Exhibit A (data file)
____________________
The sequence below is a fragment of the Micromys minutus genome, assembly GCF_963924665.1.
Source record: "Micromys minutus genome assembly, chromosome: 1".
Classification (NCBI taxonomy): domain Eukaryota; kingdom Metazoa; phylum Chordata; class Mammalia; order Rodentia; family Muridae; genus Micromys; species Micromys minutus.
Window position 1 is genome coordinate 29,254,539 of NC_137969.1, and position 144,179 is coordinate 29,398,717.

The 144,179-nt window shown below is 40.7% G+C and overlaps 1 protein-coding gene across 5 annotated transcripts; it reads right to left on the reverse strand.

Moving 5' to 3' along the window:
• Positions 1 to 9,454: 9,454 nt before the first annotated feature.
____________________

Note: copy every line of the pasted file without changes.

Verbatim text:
The sequence below is a fragment of the Micromys minutus genome, assembly GCF_963924665.1.
Source record: "Micromys minutus genome assembly, chromosome: 1".
Classification (NCBI taxonomy): domain Eukaryota; kingdom Metazoa; phylum Chordata; class Mammalia; order Rodentia; family Muridae; genus Micromys; species Micromys minutus.
Window position 1 is genome coordinate 29,254,539 of NC_137969.1, and position 144,179 is coordinate 29,398,717.

The 144,179-nt window shown below is 40.7% G+C and overlaps 1 protein-coding gene across 5 annotated transcripts; it reads right to left on the reverse strand.

Moving 5' to 3' along the window:
• Positions 1 to 9,454: 9,454 nt before the first annotated feature.